More than half of people think HPV is a lot rarer than it is
Less than half don't know it can cause cancer.
New research shows that around seven in 10 people don't fully understand what HPV is and more than half of people think it is a rare disease in Ireland.
According to research by Behaviour and Attitudes on behalf of MSD Ireland, 53% of people believe that HPV is rare despite the majority of people getting it at some point in their lives.
A similar survey was done in 2018 where 87% of people said it was unlikely or impossible they have had or ever had HPV, in 2021 this figure stands at 78%.
Only one in five, 22%, people are aware that they will more than likely contract HPV in their lifetime, or know that they have already.
On top of this, just under half of the people surveyed were not aware HPV could cause cancer, with 42% of people not knowing the connection.
While the figure is improving, education into the topic needs to be carried out further, with the WHO launching a global initiative aimed at eliminating cervical cancer by 2030 by focussing on prevention through HPV vaccination and screening and treatment of pre-cancerous lesions.
Speaking about the new findings, Rachel Morrogh, Irish Cancer Society Director of Advocacy, said: "It highlights that there is no room for complacency when it comes to people’s understanding of HPV and the cancers it can cause. Through amazing scientific breakthroughs and research, we are incredibly fortunate to have a vaccine that can prevent many HPV-related cancers and this is available, free of charge, to first year girls and boys each September.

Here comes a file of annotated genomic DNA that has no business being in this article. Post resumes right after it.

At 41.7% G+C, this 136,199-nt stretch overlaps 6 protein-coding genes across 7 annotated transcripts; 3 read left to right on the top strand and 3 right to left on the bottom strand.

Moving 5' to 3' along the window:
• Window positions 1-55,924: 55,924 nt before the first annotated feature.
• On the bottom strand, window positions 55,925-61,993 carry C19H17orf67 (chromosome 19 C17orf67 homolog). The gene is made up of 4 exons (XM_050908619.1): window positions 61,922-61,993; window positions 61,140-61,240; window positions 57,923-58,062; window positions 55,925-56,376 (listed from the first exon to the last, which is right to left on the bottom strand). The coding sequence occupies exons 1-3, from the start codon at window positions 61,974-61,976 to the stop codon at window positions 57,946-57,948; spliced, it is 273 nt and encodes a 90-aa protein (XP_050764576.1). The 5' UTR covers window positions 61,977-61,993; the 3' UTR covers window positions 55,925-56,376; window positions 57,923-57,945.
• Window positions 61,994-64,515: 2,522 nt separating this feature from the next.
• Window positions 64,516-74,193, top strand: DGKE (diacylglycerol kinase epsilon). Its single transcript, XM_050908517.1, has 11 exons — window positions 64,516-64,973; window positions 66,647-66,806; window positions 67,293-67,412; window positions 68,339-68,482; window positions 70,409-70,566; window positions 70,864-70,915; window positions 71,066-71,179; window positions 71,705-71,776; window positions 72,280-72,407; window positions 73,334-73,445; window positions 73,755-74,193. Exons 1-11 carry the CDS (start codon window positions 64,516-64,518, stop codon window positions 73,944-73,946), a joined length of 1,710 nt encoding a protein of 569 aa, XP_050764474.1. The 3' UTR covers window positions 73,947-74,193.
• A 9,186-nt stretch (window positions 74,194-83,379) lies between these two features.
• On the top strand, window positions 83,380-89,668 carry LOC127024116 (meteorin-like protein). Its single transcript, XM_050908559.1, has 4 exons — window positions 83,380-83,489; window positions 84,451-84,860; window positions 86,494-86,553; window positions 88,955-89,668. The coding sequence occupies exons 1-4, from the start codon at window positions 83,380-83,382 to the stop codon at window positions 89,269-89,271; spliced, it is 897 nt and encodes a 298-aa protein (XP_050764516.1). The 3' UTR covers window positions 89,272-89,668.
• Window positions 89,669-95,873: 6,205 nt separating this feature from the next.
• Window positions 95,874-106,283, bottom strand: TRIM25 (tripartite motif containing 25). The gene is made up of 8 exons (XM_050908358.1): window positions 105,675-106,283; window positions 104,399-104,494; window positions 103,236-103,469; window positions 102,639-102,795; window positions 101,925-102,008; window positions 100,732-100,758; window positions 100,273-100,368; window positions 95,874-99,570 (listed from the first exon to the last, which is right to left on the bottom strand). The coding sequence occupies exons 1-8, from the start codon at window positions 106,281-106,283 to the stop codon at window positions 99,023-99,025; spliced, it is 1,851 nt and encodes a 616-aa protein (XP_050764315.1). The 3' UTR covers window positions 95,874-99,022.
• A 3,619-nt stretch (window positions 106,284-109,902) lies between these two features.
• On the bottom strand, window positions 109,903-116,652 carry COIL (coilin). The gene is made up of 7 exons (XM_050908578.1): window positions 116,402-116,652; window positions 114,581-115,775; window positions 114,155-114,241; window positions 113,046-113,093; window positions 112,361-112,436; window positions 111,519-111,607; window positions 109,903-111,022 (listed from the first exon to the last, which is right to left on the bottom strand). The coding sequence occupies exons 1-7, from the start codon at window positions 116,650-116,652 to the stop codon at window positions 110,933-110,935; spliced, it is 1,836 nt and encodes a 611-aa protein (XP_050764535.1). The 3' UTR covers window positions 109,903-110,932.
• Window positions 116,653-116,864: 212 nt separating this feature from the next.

"The Irish Cancer Society encourages all eligible boys and girls, and their families to become familiar with what HPV is, the cancers HPV can cause, the benefits of this vaccination and to seek out trusted information sources ahead of the vaccination roll-out in schools this month.
"We have it within our grasp to save more than 130 lives each year in Ireland. High vaccination rates is one essential aspect of eliminating HPV-related cancers and we must continue to work together and commit to a detailed roadmap that accelerates progress in eliminating these cancers in Ireland. With a target-based plan, Ireland can lead like other countries across the world in eliminating HPV-related cancers and diseases."
HPV infections have caused up to 420 cancer cases in Ireland from 2010 to 2014, with around 130 people dying from HPV related cancers.
And with more than 100 different types of HPV, most carry no symptoms and go away naturally, but if it doesn't, it can be a huge concern in both men and women.